Dealing With Project Team Turnover

Mary Beth ImbarratoFri, 05/08/2020 - 11:41

There are several specific phrases that Project Managers tend to get anxious about and one of them is “I quit”. Admittedly, we have all been in a situation where this can have a good impact on the team. However, for the most part, any team member leaving a project, before completion, can be cause for concern.

The complexity and the duration of a project can determine the amount of turnover you might experience over the course of the project life cycle. Projects that have a timeline spanning years will see some turnover in addition to any projects that are particularly complex or need specialized skills. Additionally, project team members may be coming and going over the course of the project effort due to the specific need for their skills and expertise during various phases of activity.

However, if a team member indicates that they want to leave the project, permanently, I would suggest that the first course of action would be to determine why they want to leave the project. I have heard this level of frustration expressed and it can, usually, be addressed with some timely and candid discussions which can result in changes to processes, roles, tools, and/or team functions.

This is a discussion worth having! Yes, it may be awkward especially if they are dissatisfied with the project overall, your management style, or their role on the project. Yet as professionals, it is our responsibility to establish and uphold an environment of process improvement and learning. A favorite Albert Einstein quote is “In the middle of difficulty lies opportunity.” This scenario provides us with a valuable opportunity to learn.

 

dealing with project team turnover

 

Let’s take a dive into some of the issues that I have heard over the years from displeased project team members:

  • Lack of communication within the team
  • Undefined processes for the project work
  • No clear methodology defined
  • Project objective is unclear
  • Lack of skilled team members
  • Lack of understanding of their role and responsibilities

The first thing to recognize is that these are common issues for project teams. I am sure that, like me, you have heard all these issues before. Now is the time to reflect on what we may have overlooked in the management of the project activities that would have pushed a team member to the point of wanting to leave the project.

The process that I follow with my best practices includes a very detailed Kick-Off meeting for the project team where these topics are on the agenda. This is a great opportunity for discussing these topics before they become issues. The Kick-Off Meeting agenda should include topics such as:

  • Review of the Project Charter - which will offer clear and definitive information on the objective and the scope of the project.
  • Roles & responsibilities of the project team - which will make sure that all team members understand their specific role and responsibilities with respect to the project activities. It is also at this time that any gaps in skills will be discussed.
  • Team protocols – a discussion about how the team will be working together, the project method that will be used along with any processes that need to be reviewed, the identification of collaboration tools that will be used for communication within the team, meeting schedules and format and other needs and preferences.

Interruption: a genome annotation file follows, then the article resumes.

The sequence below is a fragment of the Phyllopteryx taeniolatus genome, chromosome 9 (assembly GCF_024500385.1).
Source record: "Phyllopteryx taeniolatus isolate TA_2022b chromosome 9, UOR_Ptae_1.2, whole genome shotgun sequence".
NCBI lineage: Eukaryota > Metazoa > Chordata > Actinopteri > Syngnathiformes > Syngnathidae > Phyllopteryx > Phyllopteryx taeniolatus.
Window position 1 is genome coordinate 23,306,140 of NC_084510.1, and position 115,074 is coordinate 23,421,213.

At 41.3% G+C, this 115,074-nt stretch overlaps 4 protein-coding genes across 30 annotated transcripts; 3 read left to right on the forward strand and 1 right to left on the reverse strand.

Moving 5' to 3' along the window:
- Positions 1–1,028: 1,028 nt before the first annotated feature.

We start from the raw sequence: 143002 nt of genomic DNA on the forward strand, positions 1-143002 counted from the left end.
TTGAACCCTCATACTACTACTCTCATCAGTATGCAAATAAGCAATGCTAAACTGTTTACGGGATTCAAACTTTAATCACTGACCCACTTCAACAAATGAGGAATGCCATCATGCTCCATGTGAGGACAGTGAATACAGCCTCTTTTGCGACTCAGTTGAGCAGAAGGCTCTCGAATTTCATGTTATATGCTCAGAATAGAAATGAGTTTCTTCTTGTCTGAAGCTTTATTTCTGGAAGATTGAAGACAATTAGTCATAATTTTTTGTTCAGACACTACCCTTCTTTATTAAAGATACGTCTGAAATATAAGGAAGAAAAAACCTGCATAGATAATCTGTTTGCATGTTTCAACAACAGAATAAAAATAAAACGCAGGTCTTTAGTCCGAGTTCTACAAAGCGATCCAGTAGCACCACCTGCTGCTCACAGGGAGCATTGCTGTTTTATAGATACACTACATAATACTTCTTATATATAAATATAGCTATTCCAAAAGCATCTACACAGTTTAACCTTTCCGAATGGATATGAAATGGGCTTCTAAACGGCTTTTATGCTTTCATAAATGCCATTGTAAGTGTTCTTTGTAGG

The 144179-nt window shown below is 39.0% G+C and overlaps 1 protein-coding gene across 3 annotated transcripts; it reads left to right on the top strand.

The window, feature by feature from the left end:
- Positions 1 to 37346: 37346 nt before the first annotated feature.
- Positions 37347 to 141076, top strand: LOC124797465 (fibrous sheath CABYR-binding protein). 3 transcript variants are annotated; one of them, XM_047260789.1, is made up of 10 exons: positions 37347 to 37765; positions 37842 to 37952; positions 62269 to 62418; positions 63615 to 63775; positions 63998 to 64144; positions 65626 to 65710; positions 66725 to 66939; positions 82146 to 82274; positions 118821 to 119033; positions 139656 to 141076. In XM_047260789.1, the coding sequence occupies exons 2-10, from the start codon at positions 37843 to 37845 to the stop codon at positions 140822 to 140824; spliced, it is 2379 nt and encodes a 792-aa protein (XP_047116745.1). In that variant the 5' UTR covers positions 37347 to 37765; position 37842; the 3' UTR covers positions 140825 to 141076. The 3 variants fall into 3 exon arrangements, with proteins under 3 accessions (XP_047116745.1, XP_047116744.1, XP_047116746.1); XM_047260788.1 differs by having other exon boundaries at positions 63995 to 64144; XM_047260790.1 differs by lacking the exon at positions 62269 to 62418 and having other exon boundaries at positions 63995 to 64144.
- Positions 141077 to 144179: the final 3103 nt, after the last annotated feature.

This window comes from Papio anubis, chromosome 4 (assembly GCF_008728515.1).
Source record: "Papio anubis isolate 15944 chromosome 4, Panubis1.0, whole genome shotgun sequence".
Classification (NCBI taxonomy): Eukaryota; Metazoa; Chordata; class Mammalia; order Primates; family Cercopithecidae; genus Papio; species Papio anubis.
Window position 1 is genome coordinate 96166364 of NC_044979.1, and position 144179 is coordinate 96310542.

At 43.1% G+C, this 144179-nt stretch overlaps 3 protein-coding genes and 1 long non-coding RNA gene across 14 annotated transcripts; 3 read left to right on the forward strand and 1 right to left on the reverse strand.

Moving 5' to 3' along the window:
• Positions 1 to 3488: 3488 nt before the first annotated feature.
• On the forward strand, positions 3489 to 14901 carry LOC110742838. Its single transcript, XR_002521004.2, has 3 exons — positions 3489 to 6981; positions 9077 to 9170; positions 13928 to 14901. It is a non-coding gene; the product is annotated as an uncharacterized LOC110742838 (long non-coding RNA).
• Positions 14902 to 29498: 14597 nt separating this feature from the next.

If your project team attends the Kick-Off Meeting, then many of these issues should not escalate to the point of wanting to quit. However, there is another scenario that we need to discuss – the team member may be new to the organization and did not have the opportunity to attend the Kick-Off Meeting. This has resulted in the team member not having the information they need to be a productive member of the project team. This can very easily lead to feelings of isolation, frustration, and resentment toward the project team, the project itself, and, sometimes, the organization. Many of us can relate to this situation. You are hired on a Monday and are expected to deliver the winning touchdown by Friday. Yet, you have not been provided with any information about the project, your role, communication methods, processes, tools, or even how to get access to the project folders on the network drive. How annoying!

If this is the case, then the project onboarding program should be reviewed, individually, with this team member. The onboarding program would include all of the same elements of the Kick-Off Meeting in addition to other information about the project deliverable, a review of stakeholders, identified risks, team members and roles, and the impact of this project to the organizational strategy.

We have all witnessed the frustration that can develop with project team members when dealing with some of these issues. My best advice to all of you is to discuss these topics before they become issues. Also, if you begin to identify patterns in behavior that could be damaging to the project team dynamic, I strongly recommend that you schedule a project team meeting as soon as possible. Provide an agenda listing the topics of discussion based on your observations and feedback from team members. Ask open-ended questions, based on your observations, to get the discussion moving so that outstanding issues can be identified, discussed, and resolved, together, as a team. Don’t forget to follow-up on any action items identified during this meeting. 

The bottom line is that we don’t want our project team members to experience isolation, frustration, and anger over a project. Especially if these are feelings based on issues that can easily be resolved by having a discussion with the team, reviewing a process, and identifying a solution – together. It’s our responsibility to help everyone on the team be successful. Let’s give them the information and the tools they need to make that happen!